Help wanted

Written by: Donald Heller

Primary Source: The Deans Blog


Last week we held our annual Teacher and Administrator Recruitment Fair at Spartan Stadium, and once again, we hosted over 130 school districts from around the world who came to recruit graduates of the Michigan State University College of Education.  Before our graduates arrived, I visited the fair and talked to recruiters from around the country as they were setting up their booths.  The fair is an important event each year, particularly for our interns who are completing their yearlong clinical experience, as it provides an opportunity for them to speak face-to-face with a number of school districts at one time.

This time of year can be an anxious period for our interns.  Most are just beginning their job search for the fall, and they are asking themselves many questions, including:

  • Where to teach? Stay in Michigan or look elsewhere around the country?  Teach internationally?  The great majority of our graduates come from Michigan, and almost all of them do their internships in Michigan districts.  In recent cohorts of our graduates, however, close to one third have taken jobs outside of Michigan.
  • In what kind of setting do they want to teach – rural, urban, suburban?
  • In what kind of school do they want to teach – public, private independent, parochial, or charter school?
  • What grade level?  Many of our graduates have multiple certifications that would allow them to teach different grades.

Two weeks ago I met with our interns in Chicago and visited their schools to see them at work.  Four weeks before that, I went to the MSU Detroit Center and met with our Detroit-area elementary interns.  Our graduates in both groups expressed anxiety about the job search, worrying mostly about whether they would find the kind of job they had been dreaming about ever since they made the decision to become a teacher.

With both groups I shared information from a study of last year’s intern class that was conducted by MSU’s Career Services Network.  The study, called the Destination Survey, queried our teacher certification graduates in the winter after they completed their internships and asked them about their occupational and educational status.  Over 70% of last year’s interns responded to the survey, and among those who responded, 90 percent were employed, and 95 percent of these were working as teachers.  Another five percent of the respondents had chosen to continue their education full-time.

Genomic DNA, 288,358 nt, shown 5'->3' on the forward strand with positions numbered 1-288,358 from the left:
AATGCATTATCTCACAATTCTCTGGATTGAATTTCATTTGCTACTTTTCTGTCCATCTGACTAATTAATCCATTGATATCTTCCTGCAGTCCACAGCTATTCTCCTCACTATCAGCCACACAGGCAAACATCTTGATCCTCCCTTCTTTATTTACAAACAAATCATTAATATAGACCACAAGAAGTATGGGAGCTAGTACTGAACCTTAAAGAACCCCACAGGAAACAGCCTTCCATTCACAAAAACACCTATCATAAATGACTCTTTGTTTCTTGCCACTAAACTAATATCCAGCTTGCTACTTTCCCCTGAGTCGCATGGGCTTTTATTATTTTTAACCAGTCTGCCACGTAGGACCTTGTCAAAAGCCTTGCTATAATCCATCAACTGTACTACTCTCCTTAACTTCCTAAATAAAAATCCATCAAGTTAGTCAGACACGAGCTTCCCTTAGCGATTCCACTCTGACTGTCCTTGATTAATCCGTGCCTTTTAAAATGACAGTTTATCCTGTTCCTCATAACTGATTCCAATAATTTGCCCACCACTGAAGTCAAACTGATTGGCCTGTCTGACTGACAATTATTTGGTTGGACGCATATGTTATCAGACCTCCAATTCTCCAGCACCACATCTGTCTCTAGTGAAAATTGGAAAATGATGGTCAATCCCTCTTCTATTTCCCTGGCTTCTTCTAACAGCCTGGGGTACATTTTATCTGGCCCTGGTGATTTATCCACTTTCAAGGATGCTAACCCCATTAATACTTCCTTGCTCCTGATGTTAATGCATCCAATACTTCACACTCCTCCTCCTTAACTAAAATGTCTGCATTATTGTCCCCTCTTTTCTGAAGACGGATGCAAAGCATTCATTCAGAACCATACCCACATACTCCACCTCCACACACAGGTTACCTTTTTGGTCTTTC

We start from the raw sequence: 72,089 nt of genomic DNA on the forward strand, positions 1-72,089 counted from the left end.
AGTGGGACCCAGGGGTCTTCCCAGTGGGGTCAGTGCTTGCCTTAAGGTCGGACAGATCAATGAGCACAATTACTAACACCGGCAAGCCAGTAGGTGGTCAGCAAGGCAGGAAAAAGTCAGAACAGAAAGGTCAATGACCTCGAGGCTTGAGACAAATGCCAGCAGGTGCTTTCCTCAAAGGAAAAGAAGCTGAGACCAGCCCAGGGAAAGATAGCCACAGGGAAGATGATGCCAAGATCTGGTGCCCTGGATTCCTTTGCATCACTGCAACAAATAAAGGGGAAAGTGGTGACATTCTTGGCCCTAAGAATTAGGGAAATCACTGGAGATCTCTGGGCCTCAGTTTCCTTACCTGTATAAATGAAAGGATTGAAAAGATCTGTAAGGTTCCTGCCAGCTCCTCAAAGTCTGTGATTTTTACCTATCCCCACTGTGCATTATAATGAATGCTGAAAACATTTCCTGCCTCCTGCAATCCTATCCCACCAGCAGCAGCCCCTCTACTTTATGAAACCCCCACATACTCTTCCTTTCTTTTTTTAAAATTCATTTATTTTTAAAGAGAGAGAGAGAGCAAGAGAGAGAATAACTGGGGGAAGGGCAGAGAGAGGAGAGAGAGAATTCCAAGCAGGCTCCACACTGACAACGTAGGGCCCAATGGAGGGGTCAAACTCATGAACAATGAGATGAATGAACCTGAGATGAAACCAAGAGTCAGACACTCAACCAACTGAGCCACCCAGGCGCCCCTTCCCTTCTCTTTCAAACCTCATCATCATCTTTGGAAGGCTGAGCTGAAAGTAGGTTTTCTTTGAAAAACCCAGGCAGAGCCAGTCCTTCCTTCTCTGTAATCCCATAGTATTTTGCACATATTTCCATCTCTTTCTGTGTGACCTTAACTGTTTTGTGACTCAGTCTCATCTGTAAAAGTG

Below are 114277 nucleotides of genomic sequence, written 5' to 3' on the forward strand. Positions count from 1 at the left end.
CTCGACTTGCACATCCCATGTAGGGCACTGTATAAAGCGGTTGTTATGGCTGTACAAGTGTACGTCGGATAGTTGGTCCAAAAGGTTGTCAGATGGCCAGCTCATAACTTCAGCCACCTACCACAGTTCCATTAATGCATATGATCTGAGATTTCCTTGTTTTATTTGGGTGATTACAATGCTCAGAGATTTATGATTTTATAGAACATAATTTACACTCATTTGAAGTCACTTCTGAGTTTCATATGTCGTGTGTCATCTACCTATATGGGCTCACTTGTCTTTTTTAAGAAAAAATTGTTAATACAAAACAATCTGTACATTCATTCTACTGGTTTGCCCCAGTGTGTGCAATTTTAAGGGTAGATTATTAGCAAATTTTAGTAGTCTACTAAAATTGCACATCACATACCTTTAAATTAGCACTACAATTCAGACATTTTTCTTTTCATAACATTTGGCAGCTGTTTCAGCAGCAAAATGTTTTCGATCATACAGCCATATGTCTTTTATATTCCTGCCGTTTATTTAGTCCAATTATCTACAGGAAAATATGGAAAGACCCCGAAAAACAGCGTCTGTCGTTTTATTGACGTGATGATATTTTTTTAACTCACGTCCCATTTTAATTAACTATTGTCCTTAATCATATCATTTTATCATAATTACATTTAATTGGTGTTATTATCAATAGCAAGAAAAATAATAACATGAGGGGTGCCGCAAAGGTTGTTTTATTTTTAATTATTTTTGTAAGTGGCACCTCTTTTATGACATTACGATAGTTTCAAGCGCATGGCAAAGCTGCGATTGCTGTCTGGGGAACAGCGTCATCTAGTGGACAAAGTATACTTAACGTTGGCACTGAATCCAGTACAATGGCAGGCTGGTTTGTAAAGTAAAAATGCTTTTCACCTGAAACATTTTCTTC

I believe that these data were somewhat reassuring to this year’s interns, and it helped give them some confidence going into their own job search.  As I reported about my Chicago visit earlier this month, two of the interns accepted jobs in Chicago Public Schools in the 24 hours I was visiting with them.  I am sure there are many other interns who already have jobs, but most are still looking as evidenced by the crowds at the recruitment fair.

I asked many of the recruiters why they came to our fair.  As I wrote about after last year’s fair, the stories I heard from the school district personnel (which was a mix of principals, human resource directors, and other central office personnel) were remarkably consistent.  All reported that they found our graduates very well prepared, more so than most teacher preparation programs, so that they were ready to hit the ground running on their first day on the job as a brand new teacher.